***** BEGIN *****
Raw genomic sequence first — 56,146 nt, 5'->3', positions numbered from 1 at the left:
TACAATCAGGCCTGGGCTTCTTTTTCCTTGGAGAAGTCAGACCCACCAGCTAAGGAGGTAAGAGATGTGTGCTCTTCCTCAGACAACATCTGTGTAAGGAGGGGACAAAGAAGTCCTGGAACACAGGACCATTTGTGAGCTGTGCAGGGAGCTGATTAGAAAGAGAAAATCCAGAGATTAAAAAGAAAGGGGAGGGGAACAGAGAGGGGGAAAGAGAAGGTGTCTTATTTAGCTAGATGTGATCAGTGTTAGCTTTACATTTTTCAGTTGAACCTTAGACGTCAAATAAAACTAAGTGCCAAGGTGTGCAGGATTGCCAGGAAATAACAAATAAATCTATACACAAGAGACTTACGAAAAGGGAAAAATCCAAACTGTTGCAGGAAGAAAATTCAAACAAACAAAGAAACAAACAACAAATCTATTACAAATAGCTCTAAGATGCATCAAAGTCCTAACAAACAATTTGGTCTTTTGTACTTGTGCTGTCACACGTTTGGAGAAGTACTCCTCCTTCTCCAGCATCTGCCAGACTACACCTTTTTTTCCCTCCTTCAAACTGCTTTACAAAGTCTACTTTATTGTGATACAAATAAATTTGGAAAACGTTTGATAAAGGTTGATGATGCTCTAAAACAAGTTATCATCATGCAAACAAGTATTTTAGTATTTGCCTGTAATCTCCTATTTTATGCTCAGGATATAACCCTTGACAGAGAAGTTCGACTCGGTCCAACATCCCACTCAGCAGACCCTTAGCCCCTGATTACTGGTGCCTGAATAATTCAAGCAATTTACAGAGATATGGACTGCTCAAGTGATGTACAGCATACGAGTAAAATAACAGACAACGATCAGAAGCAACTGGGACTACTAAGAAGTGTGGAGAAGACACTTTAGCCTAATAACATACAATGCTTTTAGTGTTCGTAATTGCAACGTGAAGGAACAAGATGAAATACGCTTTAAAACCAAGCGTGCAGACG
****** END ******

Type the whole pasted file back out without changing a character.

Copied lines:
Raw genomic sequence first — 56,146 nt, 5'->3', positions numbered from 1 at the left:
TACAATCAGGCCTGGGCTTCTTTTTCCTTGGAGAAGTCAGACCCACCAGCTAAGGAGGTAAGAGATGTGTGCTCTTCCTCAGACAACATCTGTGTAAGGAGGGGACAAAGAAGTCCTGGAACACAGGACCATTTGTGAGCTGTGCAGGGAGCTGATTAGAAAGAGAAAATCCAGAGATTAAAAAGAAAGGGGAGGGGAACAGAGAGGGGGAAAGAGAAGGTGTCTTATTTAGCTAGATGTGATCAGTGTTAGCTTTACATTTTTCAGTTGAACCTTAGACGTCAAATAAAACTAAGTGCCAAGGTGTGCAGGATTGCCAGGAAATAACAAATAAATCTATACACAAGAGACTTACGAAAAGGGAAAAATCCAAACTGTTGCAGGAAGAAAATTCAAACAAACAAAGAAACAAACAACAAATCTATTACAAATAGCTCTAAGATGCATCAAAGTCCTAACAAACAATTTGGTCTTTTGTACTTGTGCTGTCACACGTTTGGAGAAGTACTCCTCCTTCTCCAGCATCTGCCAGACTACACCTTTTTTTCCCTCCTTCAAACTGCTTTACAAAGTCTACTTTATTGTGATACAAATAAATTTGGAAAACGTTTGATAAAGGTTGATGATGCTCTAAAACAAGTTATCATCATGCAAACAAGTATTTTAGTATTTGCCTGTAATCTCCTATTTTATGCTCAGGATATAACCCTTGACAGAGAAGTTCGACTCGGTCCAACATCCCACTCAGCAGACCCTTAGCCCCTGATTACTGGTGCCTGAATAATTCAAGCAATTTACAGAGATATGGACTGCTCAAGTGATGTACAGCATACGAGTAAAATAACAGACAACGATCAGAAGCAACTGGGACTACTAAGAAGTGTGGAGAAGACACTTTAGCCTAATAACATACAATGCTTTTAGTGTTCGTAATTGCAACGTGAAGGAACAAGATGAAATACGCTTTAAAACCAAGCGTGCAGACG